The Department of Labor and Employment (DOLE) is set to come up with an advisory on the proper computation of 13th month pay for private-sector workers amid the coronavirus disease 2019 (Covid-19) pandemic.
“So we will issue that labor advisory to clarify exactly how much amount a worker will receive, especially now during the pandemic,” Labor Undersecretary Benjo Benavidez said in a Laging Handa briefing on Tuesday.
Benavidez added that since many workers have not reported to work and numerous establishments have either ceased or downgraded operations, the computation of the 13th month pay will be different.
“The understanding of most of our employers is that the 13th month pay is the total monthly salary of the worker but the computation of the 13th month pay is not like that because many workers did not report to work and we implemented suspensions of work. I think it is only proportionate that we have a correct computation,” he added.
Given this situation, Benavidez said it is likely that employers would spend less for the 13th month pay of their workers.
Benavidez reminded that the payment of the benefit is a statutory obligation.
Meanwhile, he said that in 2020, the agency has logged an 85 percent compliance rate of employers or companies in giving 13th month pay.
Under the law, private-sector employees have to receive their 13th month pay on or before December 24. (PNA)
CPP-NPA-NDF in defiant, blatant and serious challenge vs. government
The government negotiating panel on May 27 Saturday afternoon (Manila time) pulled out from the fifth round-of-talks with the National Democratic Front of the Philippines (NDFP) citing the “blatant and serious challenge” by the communist group to the leadership of President Rodrigo Duterte.
In a statement read by Presidential Peace Adviser Jesus Dureza in a press conference in Noordwijk Aan Zee, The Netherlands, the government panel cited several other reasons why it withdrew.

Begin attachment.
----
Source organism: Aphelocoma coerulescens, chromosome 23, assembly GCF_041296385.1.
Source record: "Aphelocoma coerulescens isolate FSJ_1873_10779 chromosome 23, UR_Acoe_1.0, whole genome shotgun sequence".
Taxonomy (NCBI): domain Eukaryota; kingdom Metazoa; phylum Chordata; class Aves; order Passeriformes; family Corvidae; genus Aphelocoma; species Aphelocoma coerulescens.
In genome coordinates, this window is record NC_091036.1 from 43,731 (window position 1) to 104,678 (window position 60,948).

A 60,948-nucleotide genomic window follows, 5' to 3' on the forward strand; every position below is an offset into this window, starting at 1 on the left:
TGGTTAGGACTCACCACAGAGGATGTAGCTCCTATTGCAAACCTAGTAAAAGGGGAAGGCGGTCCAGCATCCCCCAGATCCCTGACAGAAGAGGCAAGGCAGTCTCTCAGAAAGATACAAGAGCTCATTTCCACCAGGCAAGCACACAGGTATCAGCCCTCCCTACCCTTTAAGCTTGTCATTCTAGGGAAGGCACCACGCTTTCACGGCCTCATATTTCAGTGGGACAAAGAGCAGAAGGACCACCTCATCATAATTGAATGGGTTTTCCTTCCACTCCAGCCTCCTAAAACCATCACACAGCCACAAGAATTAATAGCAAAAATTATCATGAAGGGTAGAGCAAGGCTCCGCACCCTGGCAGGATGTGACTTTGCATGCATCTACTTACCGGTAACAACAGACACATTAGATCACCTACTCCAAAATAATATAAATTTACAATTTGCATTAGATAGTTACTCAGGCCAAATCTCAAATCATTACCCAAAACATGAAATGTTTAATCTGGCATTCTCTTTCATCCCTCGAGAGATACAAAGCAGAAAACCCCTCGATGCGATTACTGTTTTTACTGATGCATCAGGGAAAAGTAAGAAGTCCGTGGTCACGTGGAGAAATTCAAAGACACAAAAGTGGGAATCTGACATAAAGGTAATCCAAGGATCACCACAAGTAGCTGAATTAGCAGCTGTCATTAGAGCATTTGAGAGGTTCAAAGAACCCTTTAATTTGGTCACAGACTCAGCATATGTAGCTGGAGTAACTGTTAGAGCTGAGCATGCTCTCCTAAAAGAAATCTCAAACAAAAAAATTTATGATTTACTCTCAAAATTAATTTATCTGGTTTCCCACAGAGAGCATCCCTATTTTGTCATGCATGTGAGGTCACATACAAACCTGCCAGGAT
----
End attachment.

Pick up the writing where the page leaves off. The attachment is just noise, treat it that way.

One of major setback was the recent public statement of the Communist Party of the Philippines (CPP) ordering the New People’s Army to accelerate and intensify attacks against the government following the declaration of martial law in Mindanao even if this was “principally directed at extremists and terrorists who openly and defiantly challenged the government and put to harm the Filipino people.”
“By such defiant, blatant and serious challenge by the CPP-NPA-NDF directed at the government under the leadership of President Rodrigo Duterte,” Dureza said referring to the CPP call to its armed unit.
This, despite all these gains in the work for peace and despite the personal show of goodwill and trust by the President, according to Dureza.
Among the other reasons are the upscale of incidents of offensive attacks by the NPA nationwide; the seeming perception of the bigger public that the NPA operations are an open and public defiance of the President who has consistently accommodated them in unprecedented ways; the renewed surfacing of public apprehension questioning the sincerity of the CPP-NPA-NDF in the peace talks; the public admission of some panel members of the CPP-NPA-NDF leaders that they have no control over their forces on the ground.
Dureza also mentioned the sudden and perceptible erosion of public support to the peace talks, with strong messages received from the public to altogether stop peace negotiations and the clamor to pursue localized peace talks.
The panel has left without any recourse but not to proceed in the 5th round-of-talks until such time that “there are clear indications that an enabling environment conducive to achieving a just and sustainable peace,” Dureza stressed.
“We thank the Royal Norwegian Government which has so far steadfastly and fully supported our joint work for peace for so long. I trust it will understand why we at the Philippine Government side have arrived at the decision,” he added.
The 5th round of negotiations would have tackled the socioeconomic reform agenda. Both sides are also expected to tackle the parameters of the bilateral ceasefire agreement. (Lilian C. Mellejor with reports by Priam F. Nepomuceno/PNA)
Moro National Liberation Front (MNLF) founding chairman Nur Misuari pledged support to President Rodrigo Duterte’s search for lasting peace in volatile Mindanao, during a historic meeting with the President in Malacanang on Thursday, November 3.
The President recognizes Misuari’s key role in bringing peace in Mindanao, for decades wracked by fighting between government troopers and Moro rebels that has killed thousands and displaced countless numbers of civilians.